What didn’t come up during Beverly Hills-based Live Nation Entertainment Inc.’s earnings call last month said plenty – not a word from the live music production and promotion company’s top executives, Wall Street analysts, journalists or shareholders about a reported review by the Justice Department’s Antitrust Division.
What did come up said even more, offering resounding notice that Live Nation has no plans to curb its ambitions.
“This year we expect to promote 20 of the top 25 global tours,” company president Joe Berchtold said during the call.
“We think we are somewhere in the 20 to 30 percent global market share” for promoting music concerts and festivals, added Chief Executive Michael Rapino, with a “huge opportunity” for growth.
The bid for global supremacy follows a domestic blueprint that has made Live Nation the U.S. live music industry’s inescapable force.
Of every 100 concert tickets bought on the primary market in the U.S., 80 are sold by Live Nation, according to trade publication Pollstar. Every person interviewed for this article said that Live Nation has a monopoly on the consumer-facing primary ticket market for arena-sized live music events.
The company’s hold on direct sales to consumers is backed up by exclusive licenses as primary ticket seller for 80 percent of the largest venues in the U.S. And then there’s Live Nation’s 60 percent share of the U.S. market for concert promotion services, such as bookings, logistics, sponsorships and advertising.
$10.4 billion market cap
Little wonder Live Nation’s stock is near an all-time high, trading at $49.41 per share at market close Sept. 5, for a market capitalization of about $10.4 billion. The company notched $69.3 million in earnings on about $2.9 billion in revenue in the second quarter.
Its annual revenue reached $10.3 billion last year, up nearly 24 percent from 2016, and almost 43 percent compared with 2015.
Last year’s revenue jump, however, was offset by costs that have come with legal challenges. An operating profit of $90.4 million for 2017 turned into a net loss of $6 million thanks in part to a $110 million settlement paid in late 2017 to Songkick, which contended Live Nation broke anti-trust laws by blocking its access to advance sale tickets and demanding a cut of its sales.
Live Nation followed the settlement with an acquisition of Songkick’s assets on undisclosed terms.
Those moves came a few months before the New York Times reported in April that the justice department is reviewing Live Nation’s compliance with a 2010 consent decree. The consent decree was put in place after Live Nation acquired Ticketmaster – the deal that pushed Live Nation’s share of the live music ticketing industry toward 80 percent.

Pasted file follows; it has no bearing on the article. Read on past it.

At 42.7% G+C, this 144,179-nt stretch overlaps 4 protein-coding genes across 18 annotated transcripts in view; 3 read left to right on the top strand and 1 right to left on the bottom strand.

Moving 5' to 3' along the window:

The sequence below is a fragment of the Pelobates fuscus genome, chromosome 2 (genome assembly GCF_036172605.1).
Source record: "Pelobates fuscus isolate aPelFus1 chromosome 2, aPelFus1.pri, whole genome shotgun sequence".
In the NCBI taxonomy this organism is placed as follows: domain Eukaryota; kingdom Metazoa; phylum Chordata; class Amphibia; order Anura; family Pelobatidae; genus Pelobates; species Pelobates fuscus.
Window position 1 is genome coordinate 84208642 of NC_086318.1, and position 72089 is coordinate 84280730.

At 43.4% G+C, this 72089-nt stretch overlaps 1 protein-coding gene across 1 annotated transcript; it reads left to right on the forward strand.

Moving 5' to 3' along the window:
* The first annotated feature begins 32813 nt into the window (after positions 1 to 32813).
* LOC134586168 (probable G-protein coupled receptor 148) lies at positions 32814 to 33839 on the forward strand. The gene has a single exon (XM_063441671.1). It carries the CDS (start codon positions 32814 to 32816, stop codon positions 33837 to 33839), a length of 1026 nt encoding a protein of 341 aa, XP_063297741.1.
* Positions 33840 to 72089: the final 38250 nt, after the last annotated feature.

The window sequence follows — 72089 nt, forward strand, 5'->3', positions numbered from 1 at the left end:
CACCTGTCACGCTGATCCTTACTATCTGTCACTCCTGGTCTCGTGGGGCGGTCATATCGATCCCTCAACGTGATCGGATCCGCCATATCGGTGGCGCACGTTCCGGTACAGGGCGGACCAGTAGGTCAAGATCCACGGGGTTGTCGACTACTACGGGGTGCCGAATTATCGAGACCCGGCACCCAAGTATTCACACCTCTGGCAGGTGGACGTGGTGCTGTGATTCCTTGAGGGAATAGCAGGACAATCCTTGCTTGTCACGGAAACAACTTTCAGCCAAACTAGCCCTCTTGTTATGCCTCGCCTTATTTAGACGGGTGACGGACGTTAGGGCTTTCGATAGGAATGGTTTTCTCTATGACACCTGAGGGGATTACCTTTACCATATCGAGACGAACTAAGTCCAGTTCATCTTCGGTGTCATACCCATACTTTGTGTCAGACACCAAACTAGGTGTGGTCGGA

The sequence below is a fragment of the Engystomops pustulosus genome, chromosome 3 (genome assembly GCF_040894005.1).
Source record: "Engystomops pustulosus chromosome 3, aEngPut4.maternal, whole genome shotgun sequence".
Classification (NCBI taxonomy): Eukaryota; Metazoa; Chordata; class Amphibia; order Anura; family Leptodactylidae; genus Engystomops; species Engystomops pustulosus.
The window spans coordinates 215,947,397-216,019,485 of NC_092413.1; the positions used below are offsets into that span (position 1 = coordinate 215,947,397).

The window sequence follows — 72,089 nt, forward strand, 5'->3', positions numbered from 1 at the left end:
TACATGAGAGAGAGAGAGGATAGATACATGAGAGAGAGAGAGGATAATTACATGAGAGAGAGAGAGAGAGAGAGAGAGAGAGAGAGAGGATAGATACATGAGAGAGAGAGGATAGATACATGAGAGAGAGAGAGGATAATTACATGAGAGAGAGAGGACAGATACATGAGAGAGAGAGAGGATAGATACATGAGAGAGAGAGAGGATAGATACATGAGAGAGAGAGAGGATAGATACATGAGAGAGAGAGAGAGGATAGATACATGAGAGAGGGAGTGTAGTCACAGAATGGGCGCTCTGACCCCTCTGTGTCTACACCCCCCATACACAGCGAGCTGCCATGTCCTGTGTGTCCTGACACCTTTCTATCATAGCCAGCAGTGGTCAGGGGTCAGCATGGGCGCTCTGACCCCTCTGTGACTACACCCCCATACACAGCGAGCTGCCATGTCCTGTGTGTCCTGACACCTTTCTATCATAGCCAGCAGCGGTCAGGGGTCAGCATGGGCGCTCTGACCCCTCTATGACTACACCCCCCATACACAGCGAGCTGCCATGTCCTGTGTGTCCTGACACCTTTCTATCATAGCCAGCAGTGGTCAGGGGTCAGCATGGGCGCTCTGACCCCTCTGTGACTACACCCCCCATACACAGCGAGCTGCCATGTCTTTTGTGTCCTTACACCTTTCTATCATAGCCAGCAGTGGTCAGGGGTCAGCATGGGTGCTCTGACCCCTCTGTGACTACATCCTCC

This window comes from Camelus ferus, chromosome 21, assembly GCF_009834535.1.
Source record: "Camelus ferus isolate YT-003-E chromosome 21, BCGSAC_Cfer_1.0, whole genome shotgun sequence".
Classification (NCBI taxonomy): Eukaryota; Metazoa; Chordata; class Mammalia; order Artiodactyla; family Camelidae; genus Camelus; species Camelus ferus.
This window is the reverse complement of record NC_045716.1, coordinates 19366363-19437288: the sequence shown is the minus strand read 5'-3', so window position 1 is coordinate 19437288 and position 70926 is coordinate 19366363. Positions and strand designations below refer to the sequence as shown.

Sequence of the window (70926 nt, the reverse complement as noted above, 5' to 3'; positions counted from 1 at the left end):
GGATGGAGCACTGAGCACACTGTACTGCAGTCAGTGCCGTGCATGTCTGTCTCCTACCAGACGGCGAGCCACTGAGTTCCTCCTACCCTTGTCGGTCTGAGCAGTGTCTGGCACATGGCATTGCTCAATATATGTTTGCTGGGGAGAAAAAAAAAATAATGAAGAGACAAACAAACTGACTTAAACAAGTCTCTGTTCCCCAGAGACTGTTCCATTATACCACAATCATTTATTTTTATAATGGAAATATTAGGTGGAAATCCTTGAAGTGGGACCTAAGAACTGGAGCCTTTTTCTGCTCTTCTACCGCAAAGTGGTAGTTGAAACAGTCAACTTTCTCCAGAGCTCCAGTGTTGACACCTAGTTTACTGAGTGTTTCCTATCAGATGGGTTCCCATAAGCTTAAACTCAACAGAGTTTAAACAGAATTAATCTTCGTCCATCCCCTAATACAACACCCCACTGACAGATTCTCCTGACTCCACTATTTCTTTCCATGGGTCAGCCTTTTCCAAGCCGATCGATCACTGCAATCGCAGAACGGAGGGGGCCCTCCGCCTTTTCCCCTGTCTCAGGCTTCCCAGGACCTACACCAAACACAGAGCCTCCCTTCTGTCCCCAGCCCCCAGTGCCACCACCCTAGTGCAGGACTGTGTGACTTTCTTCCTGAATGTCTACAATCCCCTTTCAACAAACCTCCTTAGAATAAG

The company could be in line for more scrutiny from the federal government thanks to Bill Pascrell and Frank Pallone, members of the U.S. House of Representative from New Jersey. The pair wrote a letter in July imploring the Federal Trade Commission to investigate if Live Nation is violating antitrust laws. Their letter was prompted by a U.S. Government Accountability Office report that found Live Nation tacks on service fees that routinely add 30 percent to the face value of a ticket. The only recourse for consumers, the congressmen contend, is the secondary ticket market.
“The live music ticket business isn’t as momentous as, say, the health care industry,” Pascrell spokesman Mark Greenbaum said. “But millions of people are still impacted by Live Nation in a negative way.”
A few observers said Live Nation faces some competition in non-ticketing related areas, such as concert bookings in some major markets, including Los Angeles. Gigi Louisa Johnson, a music business professor at UCLA, called Live Nation more of an “oligopoly” in Los Angeles, vying foremost with Anschutz Entertainment Group Inc., a private company that owns the Staples Center, StubHub Center and other arenas around the world, and has its own ticketing and event promotion subsidiaries.
Madison Square Garden Co., which owns the Forum in Inglewood and the New York arena it is named after, among other venue holdings, is also independent from Live Nation, although it uses the company’s ticketing services.
An emerging competitor for Live Nation might be found in Westwood-based Oak View Group, which is helmed by Tim Leiweke, former president of AEG, and Irving Azoff, a former Ticketmaster chief executive.
Azoff also partners with Madison Square Garden through Azoff MSG Entertainment.
Three-year-old Oak View Group has made inroads in the Seattle and New York markets – where it is redeveloping facilities for sports and other live entertainment – and has assembled a network of arenas that work on a cooperative basis on bookings and logistics.
Live Nation declined to answers questions for this story. The company did provide select market analyst reports from 2016 that give a glimpse of its trajectory.
Live Nation started in 1996 as SFX Entertainment, a venture created by radio and television magnate Robert Sillerman to consolidate regional concert promoters into one national company.